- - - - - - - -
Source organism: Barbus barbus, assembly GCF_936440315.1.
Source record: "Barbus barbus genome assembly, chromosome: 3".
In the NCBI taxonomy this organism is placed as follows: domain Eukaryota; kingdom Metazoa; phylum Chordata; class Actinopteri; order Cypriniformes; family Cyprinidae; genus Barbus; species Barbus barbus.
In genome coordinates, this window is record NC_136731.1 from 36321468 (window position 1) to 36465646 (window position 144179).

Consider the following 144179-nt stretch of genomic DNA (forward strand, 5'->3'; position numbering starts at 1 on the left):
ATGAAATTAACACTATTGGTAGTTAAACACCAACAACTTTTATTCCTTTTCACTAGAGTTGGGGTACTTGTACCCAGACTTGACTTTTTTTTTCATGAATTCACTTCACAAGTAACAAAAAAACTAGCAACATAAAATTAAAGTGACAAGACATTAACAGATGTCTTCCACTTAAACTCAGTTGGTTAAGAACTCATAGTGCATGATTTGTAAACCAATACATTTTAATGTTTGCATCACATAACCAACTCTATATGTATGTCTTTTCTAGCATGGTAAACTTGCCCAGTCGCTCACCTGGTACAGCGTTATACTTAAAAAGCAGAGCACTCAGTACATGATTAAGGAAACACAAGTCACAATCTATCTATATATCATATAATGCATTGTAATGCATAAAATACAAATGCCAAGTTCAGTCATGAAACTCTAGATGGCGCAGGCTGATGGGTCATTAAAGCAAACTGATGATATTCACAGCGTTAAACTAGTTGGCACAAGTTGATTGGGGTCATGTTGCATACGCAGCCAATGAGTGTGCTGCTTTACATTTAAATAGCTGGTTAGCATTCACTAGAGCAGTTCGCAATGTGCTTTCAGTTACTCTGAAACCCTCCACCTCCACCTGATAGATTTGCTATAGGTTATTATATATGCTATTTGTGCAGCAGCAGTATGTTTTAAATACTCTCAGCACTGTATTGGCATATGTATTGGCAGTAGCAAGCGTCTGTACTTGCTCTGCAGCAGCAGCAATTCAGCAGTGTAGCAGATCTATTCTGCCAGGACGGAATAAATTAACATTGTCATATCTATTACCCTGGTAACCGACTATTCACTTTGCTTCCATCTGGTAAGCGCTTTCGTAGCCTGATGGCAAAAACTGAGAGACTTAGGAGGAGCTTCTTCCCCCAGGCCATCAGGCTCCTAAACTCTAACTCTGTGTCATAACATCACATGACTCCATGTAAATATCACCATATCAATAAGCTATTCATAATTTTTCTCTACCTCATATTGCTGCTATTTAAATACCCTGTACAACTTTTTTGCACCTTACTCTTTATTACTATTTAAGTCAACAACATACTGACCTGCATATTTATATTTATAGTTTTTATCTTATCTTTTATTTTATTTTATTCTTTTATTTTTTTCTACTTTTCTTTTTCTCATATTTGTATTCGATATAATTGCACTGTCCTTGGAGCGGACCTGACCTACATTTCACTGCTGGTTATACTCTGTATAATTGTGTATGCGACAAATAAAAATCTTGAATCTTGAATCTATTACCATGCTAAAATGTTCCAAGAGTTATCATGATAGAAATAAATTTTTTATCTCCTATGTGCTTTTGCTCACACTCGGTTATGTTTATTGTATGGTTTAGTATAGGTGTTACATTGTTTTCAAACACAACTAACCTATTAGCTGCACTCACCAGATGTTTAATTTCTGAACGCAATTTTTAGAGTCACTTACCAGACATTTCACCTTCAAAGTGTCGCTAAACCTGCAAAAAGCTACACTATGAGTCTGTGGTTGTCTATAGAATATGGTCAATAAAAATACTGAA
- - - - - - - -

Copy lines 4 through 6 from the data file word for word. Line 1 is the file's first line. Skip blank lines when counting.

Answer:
In genome coordinates, this window is record NC_136731.1 from 36321468 (window position 1) to 36465646 (window position 144179).

Consider the following 144179-nt stretch of genomic DNA (forward strand, 5'->3'; position numbering starts at 1 on the left):
ATGAAATTAACACTATTGGTAGTTAAACACCAACAACTTTTATTCCTTTTCACTAGAGTTGGGGTACTTGTACCCAGACTTGACTTTTTTTTTCATGAATTCACTTCACAAGTAACAAAAAAACTAGCAACATAAAATTAAAGTGACAAGACATTAACAGATGTCTTCCACTTAAACTCAGTTGGTTAAGAACTCATAGTGCATGATTTGTAAACCAATACATTTTAATGTTTGCATCACATAACCAACTCTATATGTATGTCTTTTCTAGCATGGTAAACTTGCCCAGTCGCTCACCTGGTACAGCGTTATACTTAAAAAGCAGAGCACTCAGTACATGATTAAGGAAACACAAGTCACAATCTATCTATATATCATATAATGCATTGTAATGCATAAAATACAAATGCCAAGTTCAGTCATGAAACTCTAGATGGCGCAGGCTGATGGGTCATTAAAGCAAACTGATGATATTCACAGCGTTAAACTAGTTGGCACAAGTTGATTGGGGTCATGTTGCATACGCAGCCAATGAGTGTGCTGCTTTACATTTAAATAGCTGGTTAGCATTCACTAGAGCAGTTCGCAATGTGCTTTCAGTTACTCTGAAACCCTCCACCTCCACCTGATAGATTTGCTATAGGTTATTATATATGCTATTTGTGCAGCAGCAGTATGTTTTAAATACTCTCAGCACTGTATTGGCATATGTATTGGCAGTAGCAAGCGTCTGTACTTGCTCTGCAGCAGCAGCAATTCAGCAGTGTAGCAGATCTATTCTGCCAGGACGGAATAAATTAACATTGTCATATCTATTACCCTGGTAACCGACTATTCACTTTGCTTCCATCTGGTAAGCGCTTTCGTAGCCTGATGGCAAAAACTGAGAGACTTAGGAGGAGCTTCTTCCCCCAGGCCATCAGGCTCCTAAACTCTAACTCTGTGTCATAACATCACATGACTCCATGTAAATATCACCATATCAATAAGCTATTCATAATTTTTCTCTACCTCATATTGCTGCTATTTAAATACCCTGTACAACTTTTTTGCACCTTACTCTTTATTACTATTTAAGTCAACAACATACTGACCTGCATATTTATATTTATAGTTTTTATCTTATCTTTTATTTTATTTTATTCTTTTATTTTTTTCTACTTTTCTTTTTCTCATATTTGTATTCGATATAATTGCACTGTCCTTGGAGCGGACCTGACCTACATTTCACTGCTGGTTATACTCTGTATAATTGTGTATGCGACAAATAAAAATCTTGAATCTTGAATCTATTACCATGCTAAAATGTTCCAAGAGTTATCATGATAGAAATAAATTTTTTATCTCCTATGTGCTTTTGCTCACACTCGGTTATGTTTATTGTATGGTTTAGTATAGGTGTTACATTGTTTTCAAACACAACTAACCTATTAGCTGCACTCACCAGATGTTTAATTTCTGAACGCAATTTTTAGAGTCACTTACCAGACATTTCACCTTCAAAGTGTCGCTAAACCTGCAAAAAGCTACACTATGAGTCTGTGGTTGTCTATAGAATATGGTCAATAAAAATACTGAA